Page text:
With barely a week left before the 2005 World Summit brings together the largest ever gathering of international leaders at United Nations Headquarters in New York, a General Assembly panel today continued its marathon sessions aimed at drafting an outcome document for the 14-16 September meeting. The General Assembly Core Group, set up by Assembly President Jean Ping of Gabon had already spent the weekend in intensive consultations and heard progress reports form its sub-groups.The most recent version of the document, reflecting the current state of play on all the issues, was presented this afternoon and will serve as the basis for further negotiations among Member States. The sub-groups are tackling seven priority issues identified by Mr. Ping: development, UN Secretariat reform, establishment of a Human Rights Council, creation of a Peace Building Commission, disarmament and non-proliferation, terrorism, and the responsibility to protect civilians under threat of genocide, ethnic cleansing and crimes against humanity.The Summit has been convened to discuss UN reform and the status of the Millennium Development Goals (MDGs) that seek to cure of a host of global socio-economic ills by 2015, and is expected to be attended by some 180 leaders. Ever since he put forward in March a comprehensive plan for tackling poverty, security threats and human rights abuses while reforming the UN, in his report “In Larger Freedom: towards development, security and human rights for all,” Secretary-General Kofi Annan has spoken of the unique opportunity offered by the Summit in this 60th anniversary year of the world body. He returned to this theme in an interview with the BBC yesterday, calling for “a maturity and leadership and appreciation of what we are trying to do” in reaching agreement on the outcome document.“I think this is a once in a generation opportunity that we have to do this,” he said. “And if we fail, I don’t know when the opportunity will come again.”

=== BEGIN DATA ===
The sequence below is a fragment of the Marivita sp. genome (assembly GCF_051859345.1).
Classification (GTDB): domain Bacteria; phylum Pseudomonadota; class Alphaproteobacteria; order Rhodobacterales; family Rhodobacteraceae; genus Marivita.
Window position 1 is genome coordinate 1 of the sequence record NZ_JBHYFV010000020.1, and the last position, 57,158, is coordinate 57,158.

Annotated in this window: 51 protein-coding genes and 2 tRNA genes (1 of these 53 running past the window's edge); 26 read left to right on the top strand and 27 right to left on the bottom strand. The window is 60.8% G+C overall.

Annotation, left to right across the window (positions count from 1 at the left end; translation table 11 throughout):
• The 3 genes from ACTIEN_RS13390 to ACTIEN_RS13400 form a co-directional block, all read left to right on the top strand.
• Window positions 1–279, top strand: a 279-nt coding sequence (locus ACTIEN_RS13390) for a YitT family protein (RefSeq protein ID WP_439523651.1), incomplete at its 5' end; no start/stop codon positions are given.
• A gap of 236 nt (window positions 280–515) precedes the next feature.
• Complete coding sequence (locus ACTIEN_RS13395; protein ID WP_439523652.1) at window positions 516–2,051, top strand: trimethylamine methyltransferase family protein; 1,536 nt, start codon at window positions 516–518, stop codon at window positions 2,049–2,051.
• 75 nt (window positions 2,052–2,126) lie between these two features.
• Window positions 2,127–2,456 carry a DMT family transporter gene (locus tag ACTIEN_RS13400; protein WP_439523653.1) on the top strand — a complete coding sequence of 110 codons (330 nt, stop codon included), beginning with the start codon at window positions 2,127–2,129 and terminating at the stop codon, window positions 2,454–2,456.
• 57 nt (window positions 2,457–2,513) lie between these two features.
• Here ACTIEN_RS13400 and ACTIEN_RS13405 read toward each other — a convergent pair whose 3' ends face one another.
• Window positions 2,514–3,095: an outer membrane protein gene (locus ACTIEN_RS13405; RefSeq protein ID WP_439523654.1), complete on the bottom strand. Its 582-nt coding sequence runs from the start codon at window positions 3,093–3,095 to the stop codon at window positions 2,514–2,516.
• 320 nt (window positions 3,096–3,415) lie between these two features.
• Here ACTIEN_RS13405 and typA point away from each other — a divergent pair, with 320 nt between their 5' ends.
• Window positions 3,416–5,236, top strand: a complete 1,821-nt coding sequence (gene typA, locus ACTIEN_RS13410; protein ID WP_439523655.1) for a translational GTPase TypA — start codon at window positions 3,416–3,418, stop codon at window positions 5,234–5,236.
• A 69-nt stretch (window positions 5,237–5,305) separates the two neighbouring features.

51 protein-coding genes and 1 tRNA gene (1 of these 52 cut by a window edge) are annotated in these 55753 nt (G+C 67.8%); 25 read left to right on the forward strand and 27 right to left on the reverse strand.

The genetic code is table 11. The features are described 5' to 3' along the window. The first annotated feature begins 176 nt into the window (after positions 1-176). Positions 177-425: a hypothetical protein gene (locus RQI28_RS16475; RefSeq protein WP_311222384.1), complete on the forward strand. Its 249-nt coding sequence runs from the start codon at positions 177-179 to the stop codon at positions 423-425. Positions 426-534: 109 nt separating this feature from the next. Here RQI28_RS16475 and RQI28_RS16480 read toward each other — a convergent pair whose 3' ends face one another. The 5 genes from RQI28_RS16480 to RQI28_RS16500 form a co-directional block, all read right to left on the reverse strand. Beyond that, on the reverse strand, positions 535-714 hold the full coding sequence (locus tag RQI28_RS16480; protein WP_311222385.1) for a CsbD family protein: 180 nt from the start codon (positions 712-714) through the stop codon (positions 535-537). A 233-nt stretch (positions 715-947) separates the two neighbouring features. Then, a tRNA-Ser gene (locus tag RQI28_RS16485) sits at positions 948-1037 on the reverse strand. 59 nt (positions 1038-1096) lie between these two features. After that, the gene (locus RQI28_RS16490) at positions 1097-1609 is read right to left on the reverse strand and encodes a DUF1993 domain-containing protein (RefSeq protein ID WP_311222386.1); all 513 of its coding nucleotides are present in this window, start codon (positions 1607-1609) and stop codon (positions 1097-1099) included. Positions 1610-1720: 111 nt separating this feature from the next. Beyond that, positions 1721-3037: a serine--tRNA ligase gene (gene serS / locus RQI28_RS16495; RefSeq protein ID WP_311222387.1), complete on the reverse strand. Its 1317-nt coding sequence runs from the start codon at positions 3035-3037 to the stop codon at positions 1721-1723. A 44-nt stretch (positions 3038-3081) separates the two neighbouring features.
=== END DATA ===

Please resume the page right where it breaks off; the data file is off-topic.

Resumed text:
Addressing a meeting of the Military Coordination Commission in Nairobi, Kenya, on Saturday, Major General Rajender Singh, who heads the peacekeeping troops serving with the UN Mission in Ethiopia and Eritrea (UNMEE), said the international community is working to forge a lasting solution to settle the conflict.After Ethiopia and Eritrea signed a peace accord ending their 1998-2000 border war, UNMEE was deployed to monitor a Temporary Security Zone (TSZ) separating the two Horn of Africa countries. Eritrea has been critical of the UN for not forcing Ethiopia to accept the border delineated in 2002, awarding Badme – the town that triggered the conflict – to Eritrea.Last month, the Security Council urged the two parties to sit down with the commission charged with setting a permanent border and to abide by its decisions.General Singh recalled the Council’s statement at Saturday’s meeting, which brought together military leaders from both sides, and cited other initiatives aimed at fostering a breakthrough. “We remain hopeful that with the support of the international community, these initiatives will indeed be the watershed in the peace process,” he said.On the overall situation in the Mission Area, Major General Rajender Singh noted that there had not been any significant changes in recent months, but voiced concern about the continued presence of groups of Eritrean armed personnel in certain areas within the TSZ.He also spoke about constraints faced by UNMEE as a result of Eritrea’s restrictions, including helicopter flight ban, which continues to impede the rapid evacuation of sick or injured peacekeepers while reducing the mission’s monitoring capability. Last week, an UNMEE peacekeeper, Lance Corporal Kamble Ramesh Annappa, died of cardiac arrest after Eritrea refused the mission’s request for a medevac.General Singh also voiced concern about the number of mine incidents registered in the last two months – six in all on both sides of the border. “These have not only resulted in fatal and serious casualties to civilians, but have also emerged as a major threat to the peacekeepers on both sides of the southern boundary of the TSZ,” he pointed out, urging both parties to address the menace.Also speaking at the meeting, Brigadier General Otisitswe Tiroyamodimo of the African Union (AU) appealed to Eritrea to remove the flight restrictions against UNMEE.Ethiopia’s representative, Major General Yohannes Gebremeskel, expressed his Government’s commitment to the cause of peace and promised full cooperation with UNMEE. “UNMEE is an instrument of peace and stability between Ethiopia and Eritrea,” he said, urging the international community to take the necessary steps to restore the mission to its full operating capacity. Eritrea’s delegate, Colonel Zecarias Ogbagaber, said his country was committed to the peace agreement but stressed that it was “up to Ethiopia to abide by the decision of the Boundary Commission.” He said the flight ban and other restrictions were only expressions of Eritrea’s frustrations. “UNMEE is here to facilitate demarcation; not to manage an indefinite stalemate,” he said. “Eritrea has the right to resort to whatever measure it deems necessary to assert its territorial rights.”